She was aware that she had begun to observe each thing as though it were a scene, as though she needed to fix it in her memory, as if she might never get a chance to see it again. (141)

"I wish I knew I could spend the rest of my life here," she said.
"Why can't you?" he asked.
"I always feel that I have just borrowed it for a few years. I watch it all the time because I will need to remember it. Maybe that's why I'm painting it." (147)

Her love for him was like breath on glass. (157)

There are friends: other lives to brush against. But there will be no new intimacies like the old ones.There will always be reservations, things one must leave out, events one can't explain without handing over a full map of one's life, unfolding it, making clear that all the lines and contours stand for long days and nights when things were bad, or good, or when things were too small to be described at all: when things just were. This is a life. (165)

For both of us reality rests in being reminded. For me the whole city of Barcelona, every street I use, every day, evokes memories of the years we were together. (166) ( )
  JennyArch | Mar 31, 2014 |
I enjoyed this novel quite a bit, while I didn't love it, I did find myself reading it all in pretty much one sitting. While I did have a few problems with it, overall it was a nice read.

I did find there were a lot more slow parts, more than I would have liked. There were a few times, I wanted the story to push forward and felt few interactions between characters were becoming redundant. But overall, I think for the author did a great job at taking the readers on a journey with the characters. I didn't have a favourite character, but I did find them to be well developed and interesting to read about. There were a few times, I found myself wanting to know what would happen next, and how the characters in the book would progress and how it will affect the rest of the story. Although I didn't have a favourite character, they were written well enough for me to want to keep reading.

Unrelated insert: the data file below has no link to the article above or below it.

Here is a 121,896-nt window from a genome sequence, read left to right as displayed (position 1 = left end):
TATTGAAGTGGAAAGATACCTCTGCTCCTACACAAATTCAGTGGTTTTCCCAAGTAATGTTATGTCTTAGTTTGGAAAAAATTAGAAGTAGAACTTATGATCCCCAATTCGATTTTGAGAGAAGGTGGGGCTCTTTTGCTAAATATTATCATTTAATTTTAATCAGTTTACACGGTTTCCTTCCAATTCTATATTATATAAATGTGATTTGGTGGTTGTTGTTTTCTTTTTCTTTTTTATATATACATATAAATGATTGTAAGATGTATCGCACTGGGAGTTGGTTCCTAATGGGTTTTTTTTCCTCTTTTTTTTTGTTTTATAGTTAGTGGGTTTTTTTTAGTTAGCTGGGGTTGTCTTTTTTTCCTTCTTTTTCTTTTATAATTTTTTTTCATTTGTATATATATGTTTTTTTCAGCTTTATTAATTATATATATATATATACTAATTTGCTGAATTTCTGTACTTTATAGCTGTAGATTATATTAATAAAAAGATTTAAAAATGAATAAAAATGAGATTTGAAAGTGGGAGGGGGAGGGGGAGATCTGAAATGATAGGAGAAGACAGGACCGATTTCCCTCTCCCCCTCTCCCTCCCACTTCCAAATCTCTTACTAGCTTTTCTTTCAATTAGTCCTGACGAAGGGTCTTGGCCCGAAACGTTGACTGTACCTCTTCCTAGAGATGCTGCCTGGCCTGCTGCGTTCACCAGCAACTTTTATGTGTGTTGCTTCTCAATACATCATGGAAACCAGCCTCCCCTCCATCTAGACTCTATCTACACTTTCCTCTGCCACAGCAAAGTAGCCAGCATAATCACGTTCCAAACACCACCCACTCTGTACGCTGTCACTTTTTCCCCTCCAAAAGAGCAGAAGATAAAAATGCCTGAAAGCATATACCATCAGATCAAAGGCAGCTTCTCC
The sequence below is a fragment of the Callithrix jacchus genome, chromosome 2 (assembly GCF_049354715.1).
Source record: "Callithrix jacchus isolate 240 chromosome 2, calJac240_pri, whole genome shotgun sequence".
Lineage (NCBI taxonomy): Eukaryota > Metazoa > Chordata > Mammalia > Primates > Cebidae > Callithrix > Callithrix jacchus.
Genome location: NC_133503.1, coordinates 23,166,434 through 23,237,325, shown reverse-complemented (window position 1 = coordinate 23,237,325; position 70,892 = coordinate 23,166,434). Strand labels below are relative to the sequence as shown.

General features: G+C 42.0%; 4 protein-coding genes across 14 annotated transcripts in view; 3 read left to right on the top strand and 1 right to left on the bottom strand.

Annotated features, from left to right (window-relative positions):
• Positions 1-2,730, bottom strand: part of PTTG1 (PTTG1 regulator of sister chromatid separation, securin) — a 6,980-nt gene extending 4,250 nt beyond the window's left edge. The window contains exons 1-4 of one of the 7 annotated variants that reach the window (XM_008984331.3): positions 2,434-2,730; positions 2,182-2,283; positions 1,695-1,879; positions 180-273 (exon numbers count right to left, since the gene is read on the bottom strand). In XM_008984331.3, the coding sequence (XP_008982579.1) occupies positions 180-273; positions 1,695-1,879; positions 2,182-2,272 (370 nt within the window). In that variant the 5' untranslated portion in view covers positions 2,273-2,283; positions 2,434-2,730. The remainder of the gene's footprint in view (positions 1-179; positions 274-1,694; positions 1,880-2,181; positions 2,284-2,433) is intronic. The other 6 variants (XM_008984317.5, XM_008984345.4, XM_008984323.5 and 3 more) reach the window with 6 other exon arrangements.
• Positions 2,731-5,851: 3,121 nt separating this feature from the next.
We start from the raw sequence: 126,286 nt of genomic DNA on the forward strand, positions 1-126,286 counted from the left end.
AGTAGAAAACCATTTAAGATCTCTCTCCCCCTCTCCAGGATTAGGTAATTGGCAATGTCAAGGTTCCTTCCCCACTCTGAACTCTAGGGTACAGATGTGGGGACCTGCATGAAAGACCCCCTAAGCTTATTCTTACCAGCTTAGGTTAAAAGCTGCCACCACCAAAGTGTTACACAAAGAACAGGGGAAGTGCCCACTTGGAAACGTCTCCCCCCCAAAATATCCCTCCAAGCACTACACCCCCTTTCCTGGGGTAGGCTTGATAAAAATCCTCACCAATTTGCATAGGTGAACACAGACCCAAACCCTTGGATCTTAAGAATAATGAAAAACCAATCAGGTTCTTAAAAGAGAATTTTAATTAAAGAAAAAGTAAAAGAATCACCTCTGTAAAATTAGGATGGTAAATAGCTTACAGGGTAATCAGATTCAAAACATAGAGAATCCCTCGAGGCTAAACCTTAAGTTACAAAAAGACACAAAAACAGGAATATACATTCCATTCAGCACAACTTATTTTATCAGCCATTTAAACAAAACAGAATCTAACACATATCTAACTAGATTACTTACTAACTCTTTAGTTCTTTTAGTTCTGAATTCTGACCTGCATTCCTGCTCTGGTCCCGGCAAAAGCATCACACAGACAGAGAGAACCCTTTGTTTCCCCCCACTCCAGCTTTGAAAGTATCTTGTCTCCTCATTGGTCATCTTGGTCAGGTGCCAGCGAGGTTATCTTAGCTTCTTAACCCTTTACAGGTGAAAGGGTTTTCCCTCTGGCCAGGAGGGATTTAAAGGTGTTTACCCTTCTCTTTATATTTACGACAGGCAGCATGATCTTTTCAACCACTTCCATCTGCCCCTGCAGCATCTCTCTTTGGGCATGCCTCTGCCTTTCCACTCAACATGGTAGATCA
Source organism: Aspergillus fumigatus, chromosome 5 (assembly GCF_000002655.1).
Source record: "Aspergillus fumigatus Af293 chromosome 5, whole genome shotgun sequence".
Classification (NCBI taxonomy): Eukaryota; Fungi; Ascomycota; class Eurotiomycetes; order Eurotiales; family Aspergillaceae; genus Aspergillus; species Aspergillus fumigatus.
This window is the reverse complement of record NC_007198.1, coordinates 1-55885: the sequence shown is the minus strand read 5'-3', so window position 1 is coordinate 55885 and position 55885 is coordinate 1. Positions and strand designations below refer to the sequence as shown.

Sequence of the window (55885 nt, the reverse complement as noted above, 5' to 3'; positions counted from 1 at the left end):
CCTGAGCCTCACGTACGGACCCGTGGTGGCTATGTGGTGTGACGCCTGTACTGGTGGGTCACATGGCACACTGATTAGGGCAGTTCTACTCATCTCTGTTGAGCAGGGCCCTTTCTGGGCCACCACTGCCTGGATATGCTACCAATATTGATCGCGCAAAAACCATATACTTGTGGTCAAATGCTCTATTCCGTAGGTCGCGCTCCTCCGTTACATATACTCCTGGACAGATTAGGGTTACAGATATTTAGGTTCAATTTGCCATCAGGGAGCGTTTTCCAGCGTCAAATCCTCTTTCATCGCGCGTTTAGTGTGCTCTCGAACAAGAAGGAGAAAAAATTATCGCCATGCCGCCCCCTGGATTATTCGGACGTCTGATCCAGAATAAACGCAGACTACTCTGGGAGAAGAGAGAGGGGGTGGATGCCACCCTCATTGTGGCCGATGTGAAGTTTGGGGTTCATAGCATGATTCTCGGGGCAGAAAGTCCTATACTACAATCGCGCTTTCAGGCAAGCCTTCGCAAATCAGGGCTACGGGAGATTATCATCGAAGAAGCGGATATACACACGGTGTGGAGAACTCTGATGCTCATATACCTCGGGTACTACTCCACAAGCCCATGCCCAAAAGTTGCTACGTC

I also enjoyed the writing style. It was a good medium between simple to the point, and prose. Both which I like, but this made for a good solid, and fast read, but still got that feeling of a strong and engaging narrative.

Overall, the book is well worth reading, and is one of those books you read on a lazy afternoon. Well worth reading it all in one sitting.

Also on my book review blog Jules' Book Reviews - The South ( )
  bookwormjules | Apr 1, 2013 |
Read the review of Toibin's first novel on my blog. ( )
  johnbakeronline | Mar 24, 2010 |
Katherine Proctor leaves her husband and young son in Ireland to become a painter in Spain. She's a seeker and a difficult person. Toibin explores exile and artists during Katherine's life from the 1950s to 1970s, and how she eventually returns home to reclaim a part of her past. ( )
  Hagelstein | Feb 15, 2010 |
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To?ibi?n's first novel The South, set in Spain and rural Ireland features Katherine Proctor, a painter on the run from a broken marriage. When love in Spain sours she returns to Ireland for refuge with a new found passion for painting.